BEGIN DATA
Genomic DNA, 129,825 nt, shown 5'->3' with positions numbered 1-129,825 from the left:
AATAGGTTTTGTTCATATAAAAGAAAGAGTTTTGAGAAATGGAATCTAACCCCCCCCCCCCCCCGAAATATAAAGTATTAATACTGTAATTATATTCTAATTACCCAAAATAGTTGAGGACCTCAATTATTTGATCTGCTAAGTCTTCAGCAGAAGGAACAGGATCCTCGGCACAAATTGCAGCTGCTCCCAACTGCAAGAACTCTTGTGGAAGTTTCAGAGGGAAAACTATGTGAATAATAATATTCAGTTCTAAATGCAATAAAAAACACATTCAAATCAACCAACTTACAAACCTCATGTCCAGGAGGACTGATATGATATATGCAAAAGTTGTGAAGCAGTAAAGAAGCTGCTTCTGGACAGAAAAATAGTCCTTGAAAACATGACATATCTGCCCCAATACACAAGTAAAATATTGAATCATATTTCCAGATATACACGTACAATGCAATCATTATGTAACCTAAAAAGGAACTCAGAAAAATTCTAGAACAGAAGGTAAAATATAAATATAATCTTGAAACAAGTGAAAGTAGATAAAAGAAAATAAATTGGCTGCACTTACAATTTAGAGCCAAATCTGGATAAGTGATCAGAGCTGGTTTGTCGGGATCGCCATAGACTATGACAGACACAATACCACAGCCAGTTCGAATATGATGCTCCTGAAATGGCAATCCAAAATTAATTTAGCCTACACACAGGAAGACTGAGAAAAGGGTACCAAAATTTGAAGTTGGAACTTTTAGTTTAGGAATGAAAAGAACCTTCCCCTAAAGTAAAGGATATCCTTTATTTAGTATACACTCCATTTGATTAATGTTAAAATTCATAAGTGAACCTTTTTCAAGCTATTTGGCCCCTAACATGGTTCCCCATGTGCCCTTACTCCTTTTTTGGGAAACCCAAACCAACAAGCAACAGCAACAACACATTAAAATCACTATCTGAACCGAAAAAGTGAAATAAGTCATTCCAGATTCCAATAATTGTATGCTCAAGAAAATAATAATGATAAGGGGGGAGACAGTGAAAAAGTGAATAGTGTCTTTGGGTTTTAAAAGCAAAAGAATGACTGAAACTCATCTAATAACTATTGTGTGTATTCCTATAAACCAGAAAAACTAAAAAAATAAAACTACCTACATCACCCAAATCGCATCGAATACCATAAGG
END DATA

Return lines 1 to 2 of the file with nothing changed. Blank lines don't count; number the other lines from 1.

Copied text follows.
Genomic DNA, 129,825 nt, shown 5'->3' with positions numbered 1-129,825 from the left:
AATAGGTTTTGTTCATATAAAAGAAAGAGTTTTGAGAAATGGAATCTAACCCCCCCCCCCCCCCGAAATATAAAGTATTAATACTGTAATTATATTCTAATTACCCAAAATAGTTGAGGACCTCAATTATTTGATCTGCTAAGTCTTCAGCAGAAGGAACAGGATCCTCGGCACAAATTGCAGCTGCTCCCAACTGCAAGAACTCTTGTGGAAGTTTCAGAGGGAAAACTATGTGAATAATAATATTCAGTTCTAAATGCAATAAAAAACACATTCAAATCAACCAACTTACAAACCTCATGTCCAGGAGGACTGATATGATATATGCAAAAGTTGTGAAGCAGTAAAGAAGCTGCTTCTGGACAGAAAAATAGTCCTTGAAAACATGACATATCTGCCCCAATACACAAGTAAAATATTGAATCATATTTCCAGATATACACGTACAATGCAATCATTATGTAACCTAAAAAGGAACTCAGAAAAATTCTAGAACAGAAGGTAAAATATAAATATAATCTTGAAACAAGTGAAAGTAGATAAAAGAAAATAAATTGGCTGCACTTACAATTTAGAGCCAAATCTGGATAAGTGATCAGAGCTGGTTTGTCGGGATCGCCATAGACTATGACAGACACAATACCACAGCCAGTTCGAATATGATGCTCCTGAAATGGCAATCCAAAATTAATTTAGCCTACACACAGGAAGACTGAGAAAAGGGTACCAAAATTTGAAGTTGGAACTTTTAGTTTAGGAATGAAAAGAACCTTCCCCTAAAGTAAAGGATATCCTTTATTTAGTATACACTCCATTTGATTAATGTTAAAATTCATAAGTGAACCTTTTTCAAGCTATTTGGCCCCTAACATGGTTCCCCATGTGCCCTTACTCCTTTTTTGGGAAACCCAAACCAACAAGCAACAGCAACAACACATTAAAATCACTATCTGAACCGAAAAAGTGAAATAAGTCATTCCAGATTCCAATAATTGTATGCTCAAGAAAATAATAATGATAAGGGGGGAGACAGTGAAAAAGTGAATAGTGTCTTTGGGTTTTAAAAGCAAAAGAATGACTGAAACTCATCTAATAACTATTGTGTGTATTCCTATAAACCAGAAAAACTAAAAAAATAAAACTACCTACATCACCCAAATCGCATCGAATACCATAAGG